Vintage Lighting Backstage at the Fox Theatre Atlanta, 1929

SteveB

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Brooklyn, NY
Wow !, what a find.

I recall well the Hall and Connolly follow spots, having run one on tour when we played the Shea's Buffalo theater in 1979. Great units, had sliding gel frames that moved on string.

Thanks Gaff, that was a treat.
 
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Catwalker

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Behind you...
A very interesting article, although I found one interesting thing:
"Three vendors supplied the Fox stage lighting equipment: Hub, for control, plugging devices, Borderlights and Footlights; Kliegl for stage and house spotlights and floods; and Hall & Connolly for the two very high-intensity 125 amp Front Lights."

125 AMP frontlights?!? That sounds utterly ridiculous. If that is a typo, it is a funny one. If those were real, can someone send me a link?
 

SteveB

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Brooklyn, NY
These were incredibly well built machines. They used lime green carbons if memory serves (possibly Derek or another remembers as well). You could operate the machine from either side as all controls were duplicated. EDIT: That's not shown in the liked photo's but was a feature the units in Buffalo had.

I believe they were D.C. as well and the manual does state 125 amps.

Not that odd as even modern xenons use a lot of power, my 3000 watt Lycians are 50 amps, 2 phase A.C.


http://www.jimonlight.com/2010/10/07/hall-and-connolly-carbon-arc-spotlight-restored-by-rick-hutton/
 
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STEVETERRY

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New York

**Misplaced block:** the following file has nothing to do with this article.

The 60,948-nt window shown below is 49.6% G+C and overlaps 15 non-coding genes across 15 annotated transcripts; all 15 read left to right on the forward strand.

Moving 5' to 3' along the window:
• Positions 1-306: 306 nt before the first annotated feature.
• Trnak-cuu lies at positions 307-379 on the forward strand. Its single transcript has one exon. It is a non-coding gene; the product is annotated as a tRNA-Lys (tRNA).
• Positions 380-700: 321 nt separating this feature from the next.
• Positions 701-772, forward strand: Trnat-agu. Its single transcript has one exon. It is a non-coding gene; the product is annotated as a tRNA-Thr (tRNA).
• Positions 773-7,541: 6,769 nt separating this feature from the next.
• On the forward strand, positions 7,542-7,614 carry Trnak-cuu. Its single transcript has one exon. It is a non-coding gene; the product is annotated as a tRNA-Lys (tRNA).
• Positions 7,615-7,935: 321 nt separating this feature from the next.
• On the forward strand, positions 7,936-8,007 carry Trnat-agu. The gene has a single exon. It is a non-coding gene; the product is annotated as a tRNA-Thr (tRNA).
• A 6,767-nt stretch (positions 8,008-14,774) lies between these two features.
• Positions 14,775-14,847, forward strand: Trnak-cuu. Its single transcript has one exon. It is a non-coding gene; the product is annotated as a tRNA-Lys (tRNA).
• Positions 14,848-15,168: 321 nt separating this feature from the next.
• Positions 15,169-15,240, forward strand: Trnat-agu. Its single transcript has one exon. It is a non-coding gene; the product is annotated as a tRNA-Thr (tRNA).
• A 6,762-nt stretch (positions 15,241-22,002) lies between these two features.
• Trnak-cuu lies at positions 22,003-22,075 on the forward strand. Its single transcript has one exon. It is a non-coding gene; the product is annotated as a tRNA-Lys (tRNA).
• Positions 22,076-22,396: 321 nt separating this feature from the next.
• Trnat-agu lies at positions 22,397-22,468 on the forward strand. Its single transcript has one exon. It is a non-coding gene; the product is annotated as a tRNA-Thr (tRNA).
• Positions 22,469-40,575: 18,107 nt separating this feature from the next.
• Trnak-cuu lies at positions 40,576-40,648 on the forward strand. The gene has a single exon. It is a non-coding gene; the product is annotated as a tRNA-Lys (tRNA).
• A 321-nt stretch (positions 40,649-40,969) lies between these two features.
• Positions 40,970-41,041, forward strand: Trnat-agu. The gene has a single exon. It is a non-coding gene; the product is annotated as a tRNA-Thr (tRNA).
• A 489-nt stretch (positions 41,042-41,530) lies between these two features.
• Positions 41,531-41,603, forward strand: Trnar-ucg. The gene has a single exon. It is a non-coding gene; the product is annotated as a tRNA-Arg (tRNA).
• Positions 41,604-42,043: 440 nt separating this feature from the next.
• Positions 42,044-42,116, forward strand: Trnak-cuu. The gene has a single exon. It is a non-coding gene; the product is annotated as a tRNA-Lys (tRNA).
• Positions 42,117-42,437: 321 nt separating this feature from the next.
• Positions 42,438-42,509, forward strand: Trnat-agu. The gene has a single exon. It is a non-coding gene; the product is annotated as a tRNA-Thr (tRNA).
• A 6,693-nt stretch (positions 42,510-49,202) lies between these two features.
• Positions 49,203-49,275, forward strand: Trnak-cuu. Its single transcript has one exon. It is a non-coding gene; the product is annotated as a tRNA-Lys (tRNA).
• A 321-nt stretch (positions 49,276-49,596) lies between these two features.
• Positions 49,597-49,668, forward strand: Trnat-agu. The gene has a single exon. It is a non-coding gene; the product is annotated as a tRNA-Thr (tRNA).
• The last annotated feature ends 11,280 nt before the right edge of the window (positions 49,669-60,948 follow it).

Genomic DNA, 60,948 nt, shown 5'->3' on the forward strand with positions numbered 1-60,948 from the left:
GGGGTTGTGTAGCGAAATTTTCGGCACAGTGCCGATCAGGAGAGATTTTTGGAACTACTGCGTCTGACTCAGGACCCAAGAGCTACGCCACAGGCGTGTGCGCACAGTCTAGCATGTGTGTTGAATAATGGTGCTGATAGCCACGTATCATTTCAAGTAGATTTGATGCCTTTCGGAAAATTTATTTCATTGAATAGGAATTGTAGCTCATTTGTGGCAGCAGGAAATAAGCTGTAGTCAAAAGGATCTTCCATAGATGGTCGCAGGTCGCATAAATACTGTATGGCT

A very interesting article, although I found one interesting thing:
"Three vendors supplied the Fox stage lighting equipment: Hub, for control, plugging devices, Borderlights and Footlights; Kliegl for stage and house spotlights and floods; and Hall & Connolly for the two very high-intensity 125 amp Front Lights."

125 AMP frontlights?!? That sounds utterly ridiculous. If that is a typo, it is a funny one. If those were real, can someone send me a link?
Those were 125 amp DC carbon arc followspots (called front lights in that era). The carbons were manually fed. These units were actually in use at Radio City Music Hall positions well into the 1970's.

ST
 

FMEng

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A very interesting article, although I found one interesting thing:
"Three vendors supplied the Fox stage lighting equipment: Hub, for control, plugging devices, Borderlights and Footlights; Kliegl for stage and house spotlights and floods; and Hall & Connolly for the two very high-intensity 125 amp Front Lights."

125 AMP frontlights?!? That sounds utterly ridiculous. If that is a typo, it is a funny one. If those were real, can someone send me a link?
125 amps at a low voltage. Like an arc welder. It looks like running lights was a very physical job. I wonder what the technicians from back then would think of modern lighting consoles and solid state dimmers?
 

derekleffew

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Lextech

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Dec 2, 2013
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Virginia
I have not been in since the renovation but the Landmark Theatre in Syracuse, NY had that style of light board running the house lights as recently as 2008. It was always fun trying to explain to traveling LDs that the house fade was not going to happen any faster then someone could crank the wheel.
 

danhr

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Feb 28, 2011
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Syracuse NY
Yes, fortunately the Landmark has had a major makeover. I dabbled with old ceramic resistance dimmers and a live front switchboard around the corner from it at a non-profit arts center which started out as a Masonic Lodge, built around 1920. The building has since been gutted for a renovation project which ultimately stalled. That was certainly some scary s**t to work on!
 

danhr

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Syracuse NY
I should add, the original renovation into a more modern Arts Center stalled.....it is now apartments.
 

balderson04

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Sep 25, 2011
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Canada
Wow! A short course in theatre tech history right there!

I've got to get me one of those Hub Electric Switchboards. It'll fit right into our 60X60 foot building.